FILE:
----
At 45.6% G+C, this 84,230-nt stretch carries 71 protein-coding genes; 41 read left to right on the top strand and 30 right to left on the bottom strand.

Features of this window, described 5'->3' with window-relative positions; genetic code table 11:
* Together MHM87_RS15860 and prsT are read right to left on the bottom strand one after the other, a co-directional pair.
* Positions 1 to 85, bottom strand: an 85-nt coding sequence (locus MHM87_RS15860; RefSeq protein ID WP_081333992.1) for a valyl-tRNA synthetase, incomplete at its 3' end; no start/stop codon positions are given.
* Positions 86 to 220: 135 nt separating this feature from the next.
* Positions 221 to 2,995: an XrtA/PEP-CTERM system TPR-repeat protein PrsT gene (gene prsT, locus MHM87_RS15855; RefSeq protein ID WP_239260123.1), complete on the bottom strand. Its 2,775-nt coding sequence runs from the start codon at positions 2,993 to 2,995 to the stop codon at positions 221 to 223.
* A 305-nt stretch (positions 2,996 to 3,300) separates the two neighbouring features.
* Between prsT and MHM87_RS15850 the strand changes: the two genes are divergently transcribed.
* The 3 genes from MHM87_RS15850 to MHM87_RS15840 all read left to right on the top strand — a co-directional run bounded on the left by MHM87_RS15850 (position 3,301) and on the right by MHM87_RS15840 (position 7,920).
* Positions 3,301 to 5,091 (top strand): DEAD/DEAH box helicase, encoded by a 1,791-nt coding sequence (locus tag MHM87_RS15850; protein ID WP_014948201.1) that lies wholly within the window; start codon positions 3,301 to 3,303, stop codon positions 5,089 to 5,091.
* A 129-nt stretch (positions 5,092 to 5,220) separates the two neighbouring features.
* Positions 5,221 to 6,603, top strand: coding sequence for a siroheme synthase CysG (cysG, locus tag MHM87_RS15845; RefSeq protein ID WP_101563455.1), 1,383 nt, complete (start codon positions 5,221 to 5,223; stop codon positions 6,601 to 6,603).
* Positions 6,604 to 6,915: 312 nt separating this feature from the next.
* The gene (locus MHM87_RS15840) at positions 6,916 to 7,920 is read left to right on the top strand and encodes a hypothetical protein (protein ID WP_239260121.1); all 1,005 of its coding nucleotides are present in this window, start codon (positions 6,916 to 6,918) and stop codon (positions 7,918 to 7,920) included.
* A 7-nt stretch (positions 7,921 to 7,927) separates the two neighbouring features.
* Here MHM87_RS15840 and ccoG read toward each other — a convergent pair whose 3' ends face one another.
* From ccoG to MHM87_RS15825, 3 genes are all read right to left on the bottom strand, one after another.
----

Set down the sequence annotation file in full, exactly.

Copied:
At 45.6% G+C, this 84,230-nt stretch carries 71 protein-coding genes; 41 read left to right on the top strand and 30 right to left on the bottom strand.

Features of this window, described 5'->3' with window-relative positions; genetic code table 11:
* Together MHM87_RS15860 and prsT are read right to left on the bottom strand one after the other, a co-directional pair.
* Positions 1 to 85, bottom strand: an 85-nt coding sequence (locus MHM87_RS15860; RefSeq protein ID WP_081333992.1) for a valyl-tRNA synthetase, incomplete at its 3' end; no start/stop codon positions are given.
* Positions 86 to 220: 135 nt separating this feature from the next.
* Positions 221 to 2,995: an XrtA/PEP-CTERM system TPR-repeat protein PrsT gene (gene prsT, locus MHM87_RS15855; RefSeq protein ID WP_239260123.1), complete on the bottom strand. Its 2,775-nt coding sequence runs from the start codon at positions 2,993 to 2,995 to the stop codon at positions 221 to 223.
* A 305-nt stretch (positions 2,996 to 3,300) separates the two neighbouring features.
* Between prsT and MHM87_RS15850 the strand changes: the two genes are divergently transcribed.
* The 3 genes from MHM87_RS15850 to MHM87_RS15840 all read left to right on the top strand — a co-directional run bounded on the left by MHM87_RS15850 (position 3,301) and on the right by MHM87_RS15840 (position 7,920).
* Positions 3,301 to 5,091 (top strand): DEAD/DEAH box helicase, encoded by a 1,791-nt coding sequence (locus tag MHM87_RS15850; protein ID WP_014948201.1) that lies wholly within the window; start codon positions 3,301 to 3,303, stop codon positions 5,089 to 5,091.
* A 129-nt stretch (positions 5,092 to 5,220) separates the two neighbouring features.
* Positions 5,221 to 6,603, top strand: coding sequence for a siroheme synthase CysG (cysG, locus tag MHM87_RS15845; RefSeq protein ID WP_101563455.1), 1,383 nt, complete (start codon positions 5,221 to 5,223; stop codon positions 6,601 to 6,603).
* Positions 6,604 to 6,915: 312 nt separating this feature from the next.
* The gene (locus MHM87_RS15840) at positions 6,916 to 7,920 is read left to right on the top strand and encodes a hypothetical protein (protein ID WP_239260121.1); all 1,005 of its coding nucleotides are present in this window, start codon (positions 6,916 to 6,918) and stop codon (positions 7,918 to 7,920) included.
* A 7-nt stretch (positions 7,921 to 7,927) separates the two neighbouring features.
* Here MHM87_RS15840 and ccoG read toward each other — a convergent pair whose 3' ends face one another.
* From ccoG to MHM87_RS15825, 3 genes are all read right to left on the bottom strand, one after another.